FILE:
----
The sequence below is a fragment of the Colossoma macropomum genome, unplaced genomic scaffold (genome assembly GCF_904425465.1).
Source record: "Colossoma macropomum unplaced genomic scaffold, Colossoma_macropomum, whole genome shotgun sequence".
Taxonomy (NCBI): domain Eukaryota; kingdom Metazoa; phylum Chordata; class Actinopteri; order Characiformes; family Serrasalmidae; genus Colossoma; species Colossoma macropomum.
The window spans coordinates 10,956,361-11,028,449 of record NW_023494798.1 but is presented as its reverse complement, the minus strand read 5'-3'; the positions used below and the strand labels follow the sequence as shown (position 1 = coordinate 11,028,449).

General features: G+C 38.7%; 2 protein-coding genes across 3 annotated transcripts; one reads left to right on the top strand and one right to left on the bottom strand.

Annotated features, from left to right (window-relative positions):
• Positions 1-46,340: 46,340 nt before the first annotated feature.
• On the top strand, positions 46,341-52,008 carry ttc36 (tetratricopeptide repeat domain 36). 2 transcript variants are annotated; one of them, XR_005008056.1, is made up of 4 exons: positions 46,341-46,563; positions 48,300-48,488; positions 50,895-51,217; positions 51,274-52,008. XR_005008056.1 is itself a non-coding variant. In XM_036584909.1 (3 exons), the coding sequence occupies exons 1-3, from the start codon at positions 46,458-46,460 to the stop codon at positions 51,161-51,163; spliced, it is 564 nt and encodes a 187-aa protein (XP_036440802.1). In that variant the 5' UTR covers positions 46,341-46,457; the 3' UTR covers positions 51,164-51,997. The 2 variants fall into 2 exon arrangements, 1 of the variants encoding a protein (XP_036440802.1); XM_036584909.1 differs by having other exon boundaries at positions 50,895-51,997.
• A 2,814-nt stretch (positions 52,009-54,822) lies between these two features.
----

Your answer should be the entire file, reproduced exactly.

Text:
The sequence below is a fragment of the Colossoma macropomum genome, unplaced genomic scaffold (genome assembly GCF_904425465.1).
Source record: "Colossoma macropomum unplaced genomic scaffold, Colossoma_macropomum, whole genome shotgun sequence".
Taxonomy (NCBI): domain Eukaryota; kingdom Metazoa; phylum Chordata; class Actinopteri; order Characiformes; family Serrasalmidae; genus Colossoma; species Colossoma macropomum.
The window spans coordinates 10,956,361-11,028,449 of record NW_023494798.1 but is presented as its reverse complement, the minus strand read 5'-3'; the positions used below and the strand labels follow the sequence as shown (position 1 = coordinate 11,028,449).

General features: G+C 38.7%; 2 protein-coding genes across 3 annotated transcripts; one reads left to right on the top strand and one right to left on the bottom strand.

Annotated features, from left to right (window-relative positions):
• Positions 1-46,340: 46,340 nt before the first annotated feature.
• On the top strand, positions 46,341-52,008 carry ttc36 (tetratricopeptide repeat domain 36). 2 transcript variants are annotated; one of them, XR_005008056.1, is made up of 4 exons: positions 46,341-46,563; positions 48,300-48,488; positions 50,895-51,217; positions 51,274-52,008. XR_005008056.1 is itself a non-coding variant. In XM_036584909.1 (3 exons), the coding sequence occupies exons 1-3, from the start codon at positions 46,458-46,460 to the stop codon at positions 51,161-51,163; spliced, it is 564 nt and encodes a 187-aa protein (XP_036440802.1). In that variant the 5' UTR covers positions 46,341-46,457; the 3' UTR covers positions 51,164-51,997. The 2 variants fall into 2 exon arrangements, 1 of the variants encoding a protein (XP_036440802.1); XM_036584909.1 differs by having other exon boundaries at positions 50,895-51,997.
• A 2,814-nt stretch (positions 52,009-54,822) lies between these two features.